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Green energy sells electric cars, not fossil-fuelled plug-ins: SFU study

Electric vehicles would generate more buzz if North American utility companies offered to power the cars with renewable energy instead of fossil-fuelled electricity.

It's an argument made in a new study from Simon Fraser University published in the latest edition of the scientific journal Environmental Research Letters.

Would-be car buyers were 23 per cent more likely to say they would switch to a greener ride if the car could tap into solar, wind or small-scale hydroelectric power, said Jonn Axsen, an assistant professor at SFU who conducted the survey of 1,500 Americans.

"This [survey] makes a good argument for a better connection between automakers and utilities in terms of how these two different products are marketed," Axsen said.

The study was partially funded by BMW, a German car maker that's already coupled its electric vehicles with sources of clean energy.

The auto company partnered with American clean-energy provider Green Mountain Energy to offer "renewable energy certificates" to an exclusive group of electric-BMW drivers in 2012.

The certificates ensure power for the ActiveE-line of BMWs comes from renewable sources, according to a news release from Green Mountain Energy.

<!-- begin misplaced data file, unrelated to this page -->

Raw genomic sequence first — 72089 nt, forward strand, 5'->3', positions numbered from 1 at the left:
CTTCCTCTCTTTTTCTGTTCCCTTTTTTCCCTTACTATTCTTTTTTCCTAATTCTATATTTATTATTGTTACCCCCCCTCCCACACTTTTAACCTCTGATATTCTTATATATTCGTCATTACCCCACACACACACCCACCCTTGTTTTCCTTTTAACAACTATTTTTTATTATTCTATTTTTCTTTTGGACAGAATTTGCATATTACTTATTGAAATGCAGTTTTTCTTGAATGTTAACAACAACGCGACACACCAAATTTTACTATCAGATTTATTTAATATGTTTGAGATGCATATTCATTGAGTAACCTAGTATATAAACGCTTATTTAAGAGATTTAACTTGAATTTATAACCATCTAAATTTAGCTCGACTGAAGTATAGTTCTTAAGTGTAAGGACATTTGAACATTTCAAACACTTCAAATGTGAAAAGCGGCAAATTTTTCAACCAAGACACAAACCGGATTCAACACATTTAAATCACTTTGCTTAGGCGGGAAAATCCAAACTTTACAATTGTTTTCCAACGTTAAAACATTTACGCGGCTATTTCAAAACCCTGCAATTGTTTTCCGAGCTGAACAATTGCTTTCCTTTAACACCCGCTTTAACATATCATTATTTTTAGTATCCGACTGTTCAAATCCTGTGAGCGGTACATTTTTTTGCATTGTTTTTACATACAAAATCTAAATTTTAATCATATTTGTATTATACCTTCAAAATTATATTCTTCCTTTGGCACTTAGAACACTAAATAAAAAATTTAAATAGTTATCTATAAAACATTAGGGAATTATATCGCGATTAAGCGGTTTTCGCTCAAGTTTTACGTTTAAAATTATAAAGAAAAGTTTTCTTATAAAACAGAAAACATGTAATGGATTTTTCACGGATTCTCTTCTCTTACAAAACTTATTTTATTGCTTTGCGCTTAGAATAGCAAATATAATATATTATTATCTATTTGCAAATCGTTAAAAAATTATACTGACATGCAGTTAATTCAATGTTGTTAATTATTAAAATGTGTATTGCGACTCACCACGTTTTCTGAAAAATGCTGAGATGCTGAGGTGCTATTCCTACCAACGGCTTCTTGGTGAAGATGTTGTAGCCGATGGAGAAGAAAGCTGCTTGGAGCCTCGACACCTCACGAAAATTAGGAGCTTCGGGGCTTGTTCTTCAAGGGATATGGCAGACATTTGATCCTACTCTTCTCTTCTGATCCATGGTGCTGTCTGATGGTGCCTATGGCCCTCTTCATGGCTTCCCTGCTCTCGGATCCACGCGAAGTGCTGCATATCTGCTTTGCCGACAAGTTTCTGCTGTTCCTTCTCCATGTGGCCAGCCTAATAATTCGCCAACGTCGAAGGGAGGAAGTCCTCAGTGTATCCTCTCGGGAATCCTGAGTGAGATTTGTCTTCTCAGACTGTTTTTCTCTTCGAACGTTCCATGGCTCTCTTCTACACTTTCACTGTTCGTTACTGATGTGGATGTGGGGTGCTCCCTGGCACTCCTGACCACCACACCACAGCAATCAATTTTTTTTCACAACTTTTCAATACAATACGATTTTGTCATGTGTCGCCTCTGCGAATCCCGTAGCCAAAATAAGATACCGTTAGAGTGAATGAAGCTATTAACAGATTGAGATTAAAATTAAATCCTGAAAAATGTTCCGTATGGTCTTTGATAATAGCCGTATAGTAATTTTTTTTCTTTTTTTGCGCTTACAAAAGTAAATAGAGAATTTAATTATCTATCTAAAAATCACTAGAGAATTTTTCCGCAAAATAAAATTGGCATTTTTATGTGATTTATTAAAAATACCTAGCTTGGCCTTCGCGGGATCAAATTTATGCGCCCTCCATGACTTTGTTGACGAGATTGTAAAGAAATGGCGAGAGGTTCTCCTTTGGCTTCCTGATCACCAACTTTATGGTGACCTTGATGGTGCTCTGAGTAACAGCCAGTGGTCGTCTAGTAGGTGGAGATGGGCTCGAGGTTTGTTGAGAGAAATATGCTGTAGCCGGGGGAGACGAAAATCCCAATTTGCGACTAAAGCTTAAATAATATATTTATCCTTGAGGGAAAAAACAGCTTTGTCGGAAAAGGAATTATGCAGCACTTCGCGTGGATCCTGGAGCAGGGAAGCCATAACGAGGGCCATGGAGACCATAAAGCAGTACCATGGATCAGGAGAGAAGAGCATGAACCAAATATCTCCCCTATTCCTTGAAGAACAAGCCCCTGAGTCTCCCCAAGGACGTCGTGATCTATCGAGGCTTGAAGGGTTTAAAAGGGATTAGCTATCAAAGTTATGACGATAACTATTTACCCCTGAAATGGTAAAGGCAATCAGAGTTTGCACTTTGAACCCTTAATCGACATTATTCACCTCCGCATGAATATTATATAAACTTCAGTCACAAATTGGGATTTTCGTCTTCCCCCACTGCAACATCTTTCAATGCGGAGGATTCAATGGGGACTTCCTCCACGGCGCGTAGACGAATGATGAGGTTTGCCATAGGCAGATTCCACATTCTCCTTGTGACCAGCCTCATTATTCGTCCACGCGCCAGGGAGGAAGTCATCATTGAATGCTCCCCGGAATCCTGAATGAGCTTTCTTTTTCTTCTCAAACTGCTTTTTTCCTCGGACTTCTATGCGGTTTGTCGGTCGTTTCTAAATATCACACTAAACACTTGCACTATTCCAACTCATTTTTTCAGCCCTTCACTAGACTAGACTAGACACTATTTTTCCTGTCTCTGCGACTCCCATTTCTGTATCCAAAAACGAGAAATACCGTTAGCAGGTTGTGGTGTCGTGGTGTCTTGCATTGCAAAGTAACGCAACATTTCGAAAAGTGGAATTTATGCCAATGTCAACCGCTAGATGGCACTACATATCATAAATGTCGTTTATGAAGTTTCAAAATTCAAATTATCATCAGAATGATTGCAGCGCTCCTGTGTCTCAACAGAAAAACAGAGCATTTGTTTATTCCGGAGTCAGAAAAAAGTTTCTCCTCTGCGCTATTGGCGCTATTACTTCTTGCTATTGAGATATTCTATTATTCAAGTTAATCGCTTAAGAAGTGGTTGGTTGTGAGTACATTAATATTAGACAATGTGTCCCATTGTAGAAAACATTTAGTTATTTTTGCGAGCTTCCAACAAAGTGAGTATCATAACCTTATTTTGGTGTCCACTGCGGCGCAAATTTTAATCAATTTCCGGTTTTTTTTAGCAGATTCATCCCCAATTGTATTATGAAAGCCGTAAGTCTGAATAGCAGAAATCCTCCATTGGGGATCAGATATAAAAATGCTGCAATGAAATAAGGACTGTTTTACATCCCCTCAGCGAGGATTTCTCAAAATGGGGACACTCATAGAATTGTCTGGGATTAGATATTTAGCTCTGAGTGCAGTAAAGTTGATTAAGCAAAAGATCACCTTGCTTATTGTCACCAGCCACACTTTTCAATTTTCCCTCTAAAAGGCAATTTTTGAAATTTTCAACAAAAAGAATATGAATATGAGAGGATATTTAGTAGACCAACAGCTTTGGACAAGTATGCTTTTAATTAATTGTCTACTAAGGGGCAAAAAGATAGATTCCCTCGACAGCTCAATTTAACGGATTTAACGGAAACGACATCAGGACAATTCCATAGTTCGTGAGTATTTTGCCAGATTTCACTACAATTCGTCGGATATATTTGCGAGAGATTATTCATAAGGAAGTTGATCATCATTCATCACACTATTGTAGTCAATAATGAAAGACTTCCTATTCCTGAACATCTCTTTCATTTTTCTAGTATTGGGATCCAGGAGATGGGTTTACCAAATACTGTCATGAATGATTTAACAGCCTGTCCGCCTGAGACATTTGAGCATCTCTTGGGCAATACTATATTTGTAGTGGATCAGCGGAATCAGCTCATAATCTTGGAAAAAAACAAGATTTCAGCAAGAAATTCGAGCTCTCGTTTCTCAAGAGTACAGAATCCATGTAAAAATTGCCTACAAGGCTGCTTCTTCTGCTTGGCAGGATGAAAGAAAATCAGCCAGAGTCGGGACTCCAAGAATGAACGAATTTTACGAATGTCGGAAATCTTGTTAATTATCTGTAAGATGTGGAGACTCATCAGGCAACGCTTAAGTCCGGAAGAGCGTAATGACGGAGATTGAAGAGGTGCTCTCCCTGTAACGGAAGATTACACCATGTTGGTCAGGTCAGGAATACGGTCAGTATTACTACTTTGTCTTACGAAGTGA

Axsen believes other companies should also be addressing where energy for their electric vehicles comes from.

His research builds on previous work that shows Americans don’t typically think about sources of their electricity -- something he said could be extended to some parts of Canada as well.

"They mostly see a plug in the wall, and don’t think about where [the power] comes from," Axsen said.

Axsen is already working on a Canadian study that explores how smart-grid technology might be used to allocate renewable power to electric cars specifically.

Smart-grid technology allows utility companies to collect information about power use in real time, and use that data to deliver power more efficiently.

Axsen said he hopes to have results from the new study this summer.

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